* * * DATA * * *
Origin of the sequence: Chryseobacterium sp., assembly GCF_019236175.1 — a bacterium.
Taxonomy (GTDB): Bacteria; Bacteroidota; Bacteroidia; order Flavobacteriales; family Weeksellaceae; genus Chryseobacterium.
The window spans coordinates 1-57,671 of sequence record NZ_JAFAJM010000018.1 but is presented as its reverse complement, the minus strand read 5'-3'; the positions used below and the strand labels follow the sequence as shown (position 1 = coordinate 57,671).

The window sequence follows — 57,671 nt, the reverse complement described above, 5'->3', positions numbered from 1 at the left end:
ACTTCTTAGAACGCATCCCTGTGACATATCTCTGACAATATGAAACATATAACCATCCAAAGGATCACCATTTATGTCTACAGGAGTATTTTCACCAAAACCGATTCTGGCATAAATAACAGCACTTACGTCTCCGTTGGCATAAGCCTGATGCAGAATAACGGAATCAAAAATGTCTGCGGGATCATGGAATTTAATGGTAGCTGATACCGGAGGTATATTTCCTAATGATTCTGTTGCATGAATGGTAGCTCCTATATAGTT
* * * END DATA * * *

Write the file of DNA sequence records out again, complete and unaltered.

Origin of the sequence: Chryseobacterium sp., assembly GCF_019236175.1 — a bacterium.
Taxonomy (GTDB): Bacteria; Bacteroidota; Bacteroidia; order Flavobacteriales; family Weeksellaceae; genus Chryseobacterium.
The window spans coordinates 1-57,671 of sequence record NZ_JAFAJM010000018.1 but is presented as its reverse complement, the minus strand read 5'-3'; the positions used below and the strand labels follow the sequence as shown (position 1 = coordinate 57,671).

The window sequence follows — 57,671 nt, the reverse complement described above, 5'->3', positions numbered from 1 at the left end:
ACTTCTTAGAACGCATCCCTGTGACATATCTCTGACAATATGAAACATATAACCATCCAAAGGATCACCATTTATGTCTACAGGAGTATTTTCACCAAAACCGATTCTGGCATAAATAACAGCACTTACGTCTCCGTTGGCATAAGCCTGATGCAGAATAACGGAATCAAAAATGTCTGCGGGATCATGGAATTTAATGGTAGCTGATACCGGAGGTATATTTCCTAATGATTCTGTTGCATGAATGGTAGCTCCTATATAGTT